Did you know that in 2008, 24% of Americans had visited a casino? Two-thirds of those people had at least some college credit or an associate’s degree. This makes it easy to understand why so many people like to play casino games. But what exactly are online casinos? This article explores the various online gambling options. And we’ll discuss how you can find the best ones for you! And we’ll share with you a little bit about the history of online casinos.
In 2008, 24% of Americans had visited a casino
In 2008, 24% of American adults had visited a casino. This number was up from 24% in 1989, and it is expected to rise. More Americans are now attending college, with 28% having at least some college credits and 24% holding an associate’s degree. In 1989, nearly half of American adults had not attended college. These statistics reflect the diversity of American gambling culture. Interestingly, the average age of a casino patron is rising as well.
The social aspect of gambling is also emphasized by the older generation, as most of these adults had been to a casino at some point in their lives. Seniors were the most likely to mention social benefits of visiting a casino. Despite the benefits of gambling, there are risks associated with it. Although casinos can be a fun way to spend a night with your friends and family, many adults do not realize the risks.
In an earlier study, Zaranek and Chapleski (2001) asked 1,410 older urban adults about their attitudes toward casinos, and their frequency of visits. They also included a standardized instrument to assess the risk of pathological gambling in this population. Moreover, these data provided a basis for analyzing the expected relationships between gambling and pathological behavior in the population. This study is not exhaustive, however, and there are many important factors that need to be taken into account.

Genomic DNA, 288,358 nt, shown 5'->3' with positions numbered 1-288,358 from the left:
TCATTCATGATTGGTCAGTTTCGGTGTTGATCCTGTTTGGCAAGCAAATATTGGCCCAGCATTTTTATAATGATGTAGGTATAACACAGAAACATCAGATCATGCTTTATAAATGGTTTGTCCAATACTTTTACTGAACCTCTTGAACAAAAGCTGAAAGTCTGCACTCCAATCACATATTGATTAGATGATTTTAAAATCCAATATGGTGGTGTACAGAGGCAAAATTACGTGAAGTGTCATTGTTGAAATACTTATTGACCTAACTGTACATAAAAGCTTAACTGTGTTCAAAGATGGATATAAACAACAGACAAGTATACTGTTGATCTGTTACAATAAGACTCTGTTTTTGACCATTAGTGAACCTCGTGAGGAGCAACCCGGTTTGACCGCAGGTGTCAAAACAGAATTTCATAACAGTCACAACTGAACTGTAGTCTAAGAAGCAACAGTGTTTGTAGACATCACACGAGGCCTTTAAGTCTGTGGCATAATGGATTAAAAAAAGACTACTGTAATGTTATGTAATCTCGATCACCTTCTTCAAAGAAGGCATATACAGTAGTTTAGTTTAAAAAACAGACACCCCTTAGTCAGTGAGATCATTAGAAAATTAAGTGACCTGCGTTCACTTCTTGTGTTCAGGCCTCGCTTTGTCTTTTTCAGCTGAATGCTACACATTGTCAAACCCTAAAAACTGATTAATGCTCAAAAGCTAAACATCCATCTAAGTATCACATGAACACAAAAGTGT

In 2008, 28% of Americans had some college credits or an associate’s degree
As of 2008, nearly two-thirds of Americans were either employed or were nearing retirement age. Among the employed, the highest proportions of individuals with some college education were minority members. Recent college graduates also had a higher rate of earning an associate’s degree or some college credits than their non-disabled counterparts. In 2008, 28% of Americans had at least some college credits, and this number continued to grow.
Among the disadvantaged populations, the percentage of adults with some college credits or a bachelor’s degree increased more rapidly in certain neighborhoods. White residents increased by a staggering 73 percent, while black residents saw their percentages rise only slightly. In Brooklyn, East Flatbush/Farragut/Ruby saw an increase of more than 400 percent. Meanwhile, in Manhattan, the proportion of individuals with an associate’s degree increased from 17.7 percent to 46.2 percent.
In New York City, there is a historically low proportion of college-educated residents, but a persistent educational attainment gap persists. Only 28 percent of Black New Yorkers and 27 percent of Hispanics have at least an associate’s degree. Further, while New York City has a higher percentage of white residents with a bachelor’s degree, fewer Black New Yorkers hold this credential than their white counterparts.